The UN has urged Myanmars de facto leader
The Nobel peace prize winner has faced growing international criticism for not stopping the military's campaign, which has pushed more than 20,000 Rohingya over the border to Bangladesh, bringing tales of mass rape, murder and arson.
The crackdown was launched in response to deadly raids on police posts in October.
Malaysia has accused the army of "genocide" -- charges Myanmar officials have vehemently denied.
Suu Kyi has described the situation as "under control" and asked the international community to stop stoking the "fires of resentment".
In a statement released in New York on Thursday, UN special adviser on Myanmar Vijay Nambiar appealed directly to the peace icon to intervene.
"The adoption of a generally defensive rather than proactive approach to providing security to the local population, have caused frustration locally and disappointment internationally," he said.
"I also appeal to Daw Suu to visit Maungdaw and Buthidaung and reassure the civilian population there that they will be protected," he added, referring to the locked down area in Rakhine.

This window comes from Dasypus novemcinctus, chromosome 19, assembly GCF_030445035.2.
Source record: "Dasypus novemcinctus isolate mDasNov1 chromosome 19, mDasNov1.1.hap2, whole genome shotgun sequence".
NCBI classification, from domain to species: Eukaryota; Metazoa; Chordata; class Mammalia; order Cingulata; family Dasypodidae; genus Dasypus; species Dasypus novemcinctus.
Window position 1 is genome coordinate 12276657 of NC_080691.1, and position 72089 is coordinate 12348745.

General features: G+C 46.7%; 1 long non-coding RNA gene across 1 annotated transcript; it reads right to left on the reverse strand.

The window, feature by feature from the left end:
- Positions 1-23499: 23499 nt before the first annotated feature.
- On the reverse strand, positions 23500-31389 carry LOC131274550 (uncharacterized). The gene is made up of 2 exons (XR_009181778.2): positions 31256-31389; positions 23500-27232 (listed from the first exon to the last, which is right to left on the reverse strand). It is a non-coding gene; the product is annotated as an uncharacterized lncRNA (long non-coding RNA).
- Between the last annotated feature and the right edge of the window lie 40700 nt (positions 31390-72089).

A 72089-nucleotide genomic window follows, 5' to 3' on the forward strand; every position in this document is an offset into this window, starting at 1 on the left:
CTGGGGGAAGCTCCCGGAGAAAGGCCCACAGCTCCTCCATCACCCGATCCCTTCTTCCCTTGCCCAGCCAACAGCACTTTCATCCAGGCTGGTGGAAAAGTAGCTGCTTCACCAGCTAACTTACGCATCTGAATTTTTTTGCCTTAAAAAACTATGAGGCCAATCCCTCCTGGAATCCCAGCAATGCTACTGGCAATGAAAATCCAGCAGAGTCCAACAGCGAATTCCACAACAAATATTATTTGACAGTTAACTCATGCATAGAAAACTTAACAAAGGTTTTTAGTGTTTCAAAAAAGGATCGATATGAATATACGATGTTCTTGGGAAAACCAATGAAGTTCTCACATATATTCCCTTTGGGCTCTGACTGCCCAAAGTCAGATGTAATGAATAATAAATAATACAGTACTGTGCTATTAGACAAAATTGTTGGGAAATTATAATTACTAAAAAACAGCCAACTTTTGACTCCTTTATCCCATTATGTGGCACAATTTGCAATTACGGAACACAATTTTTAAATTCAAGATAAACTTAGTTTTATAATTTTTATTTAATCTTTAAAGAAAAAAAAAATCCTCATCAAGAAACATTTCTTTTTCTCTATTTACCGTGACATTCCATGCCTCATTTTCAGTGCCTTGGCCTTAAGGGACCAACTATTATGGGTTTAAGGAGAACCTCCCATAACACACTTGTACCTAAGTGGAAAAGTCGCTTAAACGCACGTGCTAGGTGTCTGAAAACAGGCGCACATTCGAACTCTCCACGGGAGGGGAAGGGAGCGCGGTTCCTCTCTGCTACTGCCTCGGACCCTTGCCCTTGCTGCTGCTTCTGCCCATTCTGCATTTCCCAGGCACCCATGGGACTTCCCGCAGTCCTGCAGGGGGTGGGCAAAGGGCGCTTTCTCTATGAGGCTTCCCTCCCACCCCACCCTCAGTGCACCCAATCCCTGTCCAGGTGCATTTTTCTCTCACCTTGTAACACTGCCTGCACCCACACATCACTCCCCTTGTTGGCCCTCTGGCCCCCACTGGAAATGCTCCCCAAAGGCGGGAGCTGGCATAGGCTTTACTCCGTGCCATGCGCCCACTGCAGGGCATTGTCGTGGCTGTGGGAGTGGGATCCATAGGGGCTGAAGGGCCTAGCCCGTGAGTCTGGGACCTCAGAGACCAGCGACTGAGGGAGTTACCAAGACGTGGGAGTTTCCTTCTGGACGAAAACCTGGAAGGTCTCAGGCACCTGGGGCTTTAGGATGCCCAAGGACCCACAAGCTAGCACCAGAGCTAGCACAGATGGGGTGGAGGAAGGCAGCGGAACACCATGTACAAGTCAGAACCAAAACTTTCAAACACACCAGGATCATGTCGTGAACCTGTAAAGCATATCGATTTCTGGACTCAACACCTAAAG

It has galvanised Muslim nations around the region, with protesters decrying the latest crackdown as the culmination of years discrimination and abuse suffered by the stateless Rohingya.
On Sunday Malaysia's Prime Minister Najib Razak taunted Suu Kyi, who the former junta kept under house arrest for almost 20 years, before a crowd of some 5,000 protesters in Kuala Lumpur.
"What's the use of Aung San Suu Kyi having a Nobel prize?" he asked the protesters.
"The world cannot sit and watch genocide taking place."
Activists say Buddhist-majority Myanmar's stateless Muslim Rohingya minority are among the most persecuted in the world.
More than 120,000 have been trapped in squalid displacement camps since the last major outbreak of violence erupted in Rakhine in 2012.